Tuesday, May 27, 2014

In a previous article, I showed how a control chart is a major tool in statistical process control. A control chart with the center line being the sample average to monitor the process mean, upper control limit and lower control limit, it's important to know the sample size that will give the size of the shift we wish to detect in the process. It's also very important to know the frequency in which we wish to sample.

Suppose we have a process where we are measuring the average ring diameter over many samples. Let's say the sample average which is the center line is 64 mm and the probability of detecting a shift from 64 mm to 64.02 mm increases as the sample size increases. If the process is large, we use smaller sample sizes than those if the shift of interest is relatively small. In general, larger samples will make it easier to detect small shifts in the process.For example, maybe a sample size of 15 will detect a shift of .01 thirty percent of the time. A sample size of 10 may only detect a shift of .01 twenty percent of the time.

As for the frequency of sampling, the most desirable situation is to take large sample sizes very frequently to best detect even the smallest shifts in the process. But that is usually not possible economically. What is general done is small sample sizes can be taken at short intervals, say sample of 10 every 15 minutes. Or take larger sample sizes at larger intervals, say sample of size 50 every hour.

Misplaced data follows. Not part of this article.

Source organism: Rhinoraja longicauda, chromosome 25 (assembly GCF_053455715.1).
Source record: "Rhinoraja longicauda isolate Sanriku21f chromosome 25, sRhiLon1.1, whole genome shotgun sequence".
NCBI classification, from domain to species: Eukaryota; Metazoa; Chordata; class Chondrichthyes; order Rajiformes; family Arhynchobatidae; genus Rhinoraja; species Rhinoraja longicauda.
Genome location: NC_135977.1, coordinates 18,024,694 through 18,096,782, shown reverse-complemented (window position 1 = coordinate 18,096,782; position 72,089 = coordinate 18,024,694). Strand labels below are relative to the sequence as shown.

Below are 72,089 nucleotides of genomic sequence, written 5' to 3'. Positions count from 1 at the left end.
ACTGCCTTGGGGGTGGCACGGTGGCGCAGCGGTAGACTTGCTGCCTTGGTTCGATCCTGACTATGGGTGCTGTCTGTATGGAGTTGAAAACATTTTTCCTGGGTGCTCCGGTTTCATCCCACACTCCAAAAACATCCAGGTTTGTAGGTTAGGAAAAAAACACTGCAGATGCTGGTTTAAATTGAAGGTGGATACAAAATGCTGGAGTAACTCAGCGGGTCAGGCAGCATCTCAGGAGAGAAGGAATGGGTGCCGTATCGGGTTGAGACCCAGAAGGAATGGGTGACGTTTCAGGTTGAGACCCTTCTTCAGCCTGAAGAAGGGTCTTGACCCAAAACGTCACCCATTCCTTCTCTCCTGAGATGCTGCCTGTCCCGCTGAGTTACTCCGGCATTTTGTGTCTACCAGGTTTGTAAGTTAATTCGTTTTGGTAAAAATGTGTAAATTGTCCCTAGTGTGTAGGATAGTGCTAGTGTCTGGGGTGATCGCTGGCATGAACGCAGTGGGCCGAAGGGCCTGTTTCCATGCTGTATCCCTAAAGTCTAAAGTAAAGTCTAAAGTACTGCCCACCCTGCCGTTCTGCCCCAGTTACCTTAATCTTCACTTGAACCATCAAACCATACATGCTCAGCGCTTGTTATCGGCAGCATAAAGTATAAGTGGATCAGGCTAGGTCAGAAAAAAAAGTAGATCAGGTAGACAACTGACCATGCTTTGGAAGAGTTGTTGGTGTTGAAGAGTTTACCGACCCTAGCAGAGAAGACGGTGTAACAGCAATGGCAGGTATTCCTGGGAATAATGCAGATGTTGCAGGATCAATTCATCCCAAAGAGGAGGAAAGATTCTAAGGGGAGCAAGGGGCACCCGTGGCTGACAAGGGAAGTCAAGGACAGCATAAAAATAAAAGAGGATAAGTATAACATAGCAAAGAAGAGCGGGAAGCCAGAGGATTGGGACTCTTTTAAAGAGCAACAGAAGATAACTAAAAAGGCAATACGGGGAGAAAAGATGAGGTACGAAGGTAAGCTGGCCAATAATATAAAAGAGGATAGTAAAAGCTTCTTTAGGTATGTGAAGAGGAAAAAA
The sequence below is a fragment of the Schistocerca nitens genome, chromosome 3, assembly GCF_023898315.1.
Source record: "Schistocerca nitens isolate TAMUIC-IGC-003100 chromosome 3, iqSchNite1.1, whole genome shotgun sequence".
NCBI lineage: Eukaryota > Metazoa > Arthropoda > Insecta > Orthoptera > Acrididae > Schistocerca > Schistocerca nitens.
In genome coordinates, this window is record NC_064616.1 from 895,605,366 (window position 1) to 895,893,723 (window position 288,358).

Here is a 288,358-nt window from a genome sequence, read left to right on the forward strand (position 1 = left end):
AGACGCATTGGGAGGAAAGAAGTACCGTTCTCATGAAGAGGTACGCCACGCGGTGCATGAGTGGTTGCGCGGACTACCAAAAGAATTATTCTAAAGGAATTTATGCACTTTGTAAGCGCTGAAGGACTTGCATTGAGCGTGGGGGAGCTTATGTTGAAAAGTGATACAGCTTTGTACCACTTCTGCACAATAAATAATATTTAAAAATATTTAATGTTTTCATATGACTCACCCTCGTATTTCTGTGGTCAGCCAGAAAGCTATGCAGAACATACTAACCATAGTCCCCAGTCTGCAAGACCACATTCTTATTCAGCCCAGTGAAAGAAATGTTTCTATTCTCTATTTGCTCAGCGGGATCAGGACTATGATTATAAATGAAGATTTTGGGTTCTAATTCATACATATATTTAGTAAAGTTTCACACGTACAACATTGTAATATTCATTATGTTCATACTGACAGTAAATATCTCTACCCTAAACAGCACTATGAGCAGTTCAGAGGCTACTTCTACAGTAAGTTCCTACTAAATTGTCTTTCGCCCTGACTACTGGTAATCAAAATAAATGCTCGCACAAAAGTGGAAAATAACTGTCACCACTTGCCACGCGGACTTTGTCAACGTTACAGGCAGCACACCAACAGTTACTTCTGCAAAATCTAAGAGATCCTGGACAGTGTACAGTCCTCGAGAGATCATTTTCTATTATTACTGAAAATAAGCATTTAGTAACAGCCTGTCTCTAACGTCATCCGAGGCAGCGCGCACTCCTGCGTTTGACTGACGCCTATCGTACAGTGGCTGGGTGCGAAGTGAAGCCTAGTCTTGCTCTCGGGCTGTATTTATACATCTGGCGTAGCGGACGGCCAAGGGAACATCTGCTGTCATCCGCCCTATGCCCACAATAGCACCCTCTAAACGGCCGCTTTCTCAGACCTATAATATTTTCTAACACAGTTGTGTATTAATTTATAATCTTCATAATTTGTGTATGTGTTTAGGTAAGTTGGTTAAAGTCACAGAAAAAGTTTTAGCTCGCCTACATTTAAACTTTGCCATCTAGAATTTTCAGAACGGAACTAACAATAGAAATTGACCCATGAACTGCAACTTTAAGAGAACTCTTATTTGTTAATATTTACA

Another way to handle sample size and frequency is through what is known as the "average run length" of a control chart, or ARL. It's calculation is simple, just 1 divided by p, where p is the probability that any point is out of control (outside of the upper control limit or lower control limit).

For example, if a control chart has limits of 3 standard deviations from the mean (center line), then ARL = 1/0.0027 = 370. Note that .0027 is found from a cumulative standard normal distribution chart. Many calculators will calculate this as well.

What does the ARL mean? It means that the average run length of any process in control is 370. In other words, even if the process is in control, an out of control signal will occur every 370 samples, on average.
There are other factors to be taken into account when trying to more accurately answer the questions of sampling frequency. Such factors include the cost of sampling, probabilities of various types of shifts in the process to occur, losses associated with an out of control process and more.

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